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— July 22, 2014 —

The dangers of tethering your dog.
by Daniel McElroy Jr.

Tethering is the practice of tying your dog out on a long leash. It can be short-term, like when you run in for coffee or long-term, like dogs who live outside most of the time. We think that there are serious dangers with the practice.

I’m on the board of a local dog rescue, K9 4 KEEPS. Our adoption contract specifies that we don’t allow our dogs to be tethered out in the yard when not being supervised by the owner or at any public place like a store. Now, we know that not everyone has a fenced yard and not every dog is trained to recall reliably. If someone is working in the yard and wants their dog close by, a tether is not a bad idea. If you need to keep an eye on a young dog a a family cookout, then by all means, tether the dog to the nearest tree. What we specifically prohibit tethering for, however, is for when the owner is not in the immediate area and supervising their dog. We object to this even more in public, like at a coffee shop.

There are many reasons (excuses) that people use for tethering their dogs. Sometimes dogs are destructive or lack house training, leading owners to tether them outside. Some owners think that the dog will get more exercise if they are tethered. Some folks just want to go for that cup of coffee before they walk their dog. Unfortunately, the risks strongly outweigh the benefits of tying your dog up outside of Starbucks.

There are two main problems that can occur when a dog is tethered without supervision. The first is theft. Dogs are stolen every day for a couple of reasons. Dogs are often stolen for the reward money that desperate owners will pay to get their dog back. They are also stolen to sell to dog fighters and testing labs. (Google “Class B dog dealers.”) Either way, a dog that is tethered and not supervised is an inviting target to dog-thieves.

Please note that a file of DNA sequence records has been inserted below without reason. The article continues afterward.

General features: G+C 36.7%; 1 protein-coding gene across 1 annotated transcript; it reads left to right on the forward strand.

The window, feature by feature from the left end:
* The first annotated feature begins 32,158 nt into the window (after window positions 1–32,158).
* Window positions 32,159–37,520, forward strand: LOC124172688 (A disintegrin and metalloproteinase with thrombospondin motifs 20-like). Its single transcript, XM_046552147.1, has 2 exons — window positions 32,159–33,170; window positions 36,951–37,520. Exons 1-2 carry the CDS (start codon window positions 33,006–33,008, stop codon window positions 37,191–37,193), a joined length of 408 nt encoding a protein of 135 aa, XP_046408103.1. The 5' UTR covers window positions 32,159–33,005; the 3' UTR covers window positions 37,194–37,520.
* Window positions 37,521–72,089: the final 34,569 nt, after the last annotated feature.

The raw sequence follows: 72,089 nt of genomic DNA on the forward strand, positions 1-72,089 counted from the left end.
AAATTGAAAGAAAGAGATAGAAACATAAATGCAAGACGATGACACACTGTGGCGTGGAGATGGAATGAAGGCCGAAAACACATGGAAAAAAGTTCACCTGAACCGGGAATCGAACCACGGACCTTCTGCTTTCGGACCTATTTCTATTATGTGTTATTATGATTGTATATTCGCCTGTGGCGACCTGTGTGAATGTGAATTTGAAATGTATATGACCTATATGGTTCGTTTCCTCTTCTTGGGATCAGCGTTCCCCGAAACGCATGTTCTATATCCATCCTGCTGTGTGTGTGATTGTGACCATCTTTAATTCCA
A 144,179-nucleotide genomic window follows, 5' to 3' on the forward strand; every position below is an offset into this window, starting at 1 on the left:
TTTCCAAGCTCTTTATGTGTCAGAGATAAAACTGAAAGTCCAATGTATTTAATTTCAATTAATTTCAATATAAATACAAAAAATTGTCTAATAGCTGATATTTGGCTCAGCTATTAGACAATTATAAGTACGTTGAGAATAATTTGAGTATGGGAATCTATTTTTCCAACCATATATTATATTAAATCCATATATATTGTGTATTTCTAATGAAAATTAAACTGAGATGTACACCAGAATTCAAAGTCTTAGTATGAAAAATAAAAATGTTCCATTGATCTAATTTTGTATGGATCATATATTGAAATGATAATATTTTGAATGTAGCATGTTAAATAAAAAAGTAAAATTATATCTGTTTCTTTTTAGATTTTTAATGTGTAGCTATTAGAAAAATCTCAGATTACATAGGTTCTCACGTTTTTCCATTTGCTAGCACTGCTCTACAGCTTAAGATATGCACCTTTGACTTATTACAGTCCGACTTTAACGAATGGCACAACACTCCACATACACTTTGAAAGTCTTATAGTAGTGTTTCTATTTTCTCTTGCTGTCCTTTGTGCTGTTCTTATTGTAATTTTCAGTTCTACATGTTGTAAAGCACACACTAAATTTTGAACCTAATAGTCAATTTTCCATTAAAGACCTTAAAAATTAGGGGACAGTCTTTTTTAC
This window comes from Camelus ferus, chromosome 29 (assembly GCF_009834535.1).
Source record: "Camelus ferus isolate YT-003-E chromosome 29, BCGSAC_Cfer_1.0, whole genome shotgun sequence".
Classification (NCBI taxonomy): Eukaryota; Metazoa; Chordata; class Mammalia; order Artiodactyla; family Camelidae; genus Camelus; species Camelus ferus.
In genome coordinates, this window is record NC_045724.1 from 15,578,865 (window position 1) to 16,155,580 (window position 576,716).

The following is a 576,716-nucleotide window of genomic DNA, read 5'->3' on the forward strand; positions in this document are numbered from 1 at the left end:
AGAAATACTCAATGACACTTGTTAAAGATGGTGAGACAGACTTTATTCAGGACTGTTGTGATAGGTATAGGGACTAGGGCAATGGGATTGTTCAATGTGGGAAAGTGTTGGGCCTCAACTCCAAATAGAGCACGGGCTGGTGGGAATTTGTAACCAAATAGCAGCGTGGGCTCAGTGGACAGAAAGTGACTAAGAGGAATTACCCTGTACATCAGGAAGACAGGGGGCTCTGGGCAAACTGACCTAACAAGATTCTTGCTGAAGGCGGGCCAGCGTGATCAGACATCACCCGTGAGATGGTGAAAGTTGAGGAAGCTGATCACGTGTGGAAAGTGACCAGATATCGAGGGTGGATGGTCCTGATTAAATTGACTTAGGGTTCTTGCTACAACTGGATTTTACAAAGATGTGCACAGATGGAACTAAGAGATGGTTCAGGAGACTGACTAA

You may be tempted to think that you are keeping an eye on your dog, and could intervene if you saw this happening. What you may not realize is that dog thieves are sometimes pretty well organized groups. They are not just people who happen to see a dog and take it, sometimes they are organized and out intentionally looking for dog. One person drives the vehicle and one person cuts the leash and steals the dog. It takes only a split second and they are gone. You could even watch the whole thing and not even realize what was happening until it was too late.

The other reason not to tether your dog is behavioral. While it is somewhat complicated to explain, a tethered dog can become constantly overstimulated. Tethered dogs can also be teased by neighborhood children and this can have a very bad outcome. A tethered dog, especially dogs that are teased, are regularly agitated and may begin to associate all children with the ones that tease him. This can have very negative consequences and can cause kids to get injured.

The mechanism at play is the dog’s general tendency to live in the mindset that we put them. If we work and train our dogs to be calm, then they will tend to live in a more calm manner. If we constantly amp them up, then they will tend to live in a more stimulated way. Now, add the potential for aggression from a frustrated dog and you get the potential for real tragedy. This is the behavioral component to the tethered dog.

Lastly, quality of life matters also. A constantly tethered dog is often ignored and lonely. I personally enjoy having my dogs in the house. They are my constant companions and I wouldn’t have it any other way. If your dog is destructive, exercise him. If he is not house trained, train him. If you want to get a cup of coffee for the walk, pick him up after or make your coffee at home before you walk out the door. Whatever you do, please don’t leave him tied out for the short or long-term. The results can be disastrous.

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